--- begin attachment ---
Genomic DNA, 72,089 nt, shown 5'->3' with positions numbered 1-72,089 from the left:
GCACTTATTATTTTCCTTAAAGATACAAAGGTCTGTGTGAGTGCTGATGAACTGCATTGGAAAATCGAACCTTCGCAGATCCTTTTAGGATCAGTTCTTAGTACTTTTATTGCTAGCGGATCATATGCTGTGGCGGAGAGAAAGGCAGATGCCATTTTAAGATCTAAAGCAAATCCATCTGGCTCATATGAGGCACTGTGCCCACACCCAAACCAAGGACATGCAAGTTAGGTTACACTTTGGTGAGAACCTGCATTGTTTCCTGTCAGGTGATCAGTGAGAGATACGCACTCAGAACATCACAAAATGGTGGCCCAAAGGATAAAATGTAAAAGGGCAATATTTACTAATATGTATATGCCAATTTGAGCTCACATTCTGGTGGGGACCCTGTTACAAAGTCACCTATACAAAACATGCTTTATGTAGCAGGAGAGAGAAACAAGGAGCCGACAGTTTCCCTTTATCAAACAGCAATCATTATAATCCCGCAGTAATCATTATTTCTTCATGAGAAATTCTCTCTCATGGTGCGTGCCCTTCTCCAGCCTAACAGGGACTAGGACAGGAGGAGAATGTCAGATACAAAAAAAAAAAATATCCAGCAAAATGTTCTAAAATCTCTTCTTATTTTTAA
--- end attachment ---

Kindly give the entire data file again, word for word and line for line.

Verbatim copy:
Genomic DNA, 72,089 nt, shown 5'->3' with positions numbered 1-72,089 from the left:
GCACTTATTATTTTCCTTAAAGATACAAAGGTCTGTGTGAGTGCTGATGAACTGCATTGGAAAATCGAACCTTCGCAGATCCTTTTAGGATCAGTTCTTAGTACTTTTATTGCTAGCGGATCATATGCTGTGGCGGAGAGAAAGGCAGATGCCATTTTAAGATCTAAAGCAAATCCATCTGGCTCATATGAGGCACTGTGCCCACACCCAAACCAAGGACATGCAAGTTAGGTTACACTTTGGTGAGAACCTGCATTGTTTCCTGTCAGGTGATCAGTGAGAGATACGCACTCAGAACATCACAAAATGGTGGCCCAAAGGATAAAATGTAAAAGGGCAATATTTACTAATATGTATATGCCAATTTGAGCTCACATTCTGGTGGGGACCCTGTTACAAAGTCACCTATACAAAACATGCTTTATGTAGCAGGAGAGAGAAACAAGGAGCCGACAGTTTCCCTTTATCAAACAGCAATCATTATAATCCCGCAGTAATCATTATTTCTTCATGAGAAATTCTCTCTCATGGTGCGTGCCCTTCTCCAGCCTAACAGGGACTAGGACAGGAGGAGAATGTCAGATACAAAAAAAAAAAATATCCAGCAAAATGTTCTAAAATCTCTTCTTATTTTTAA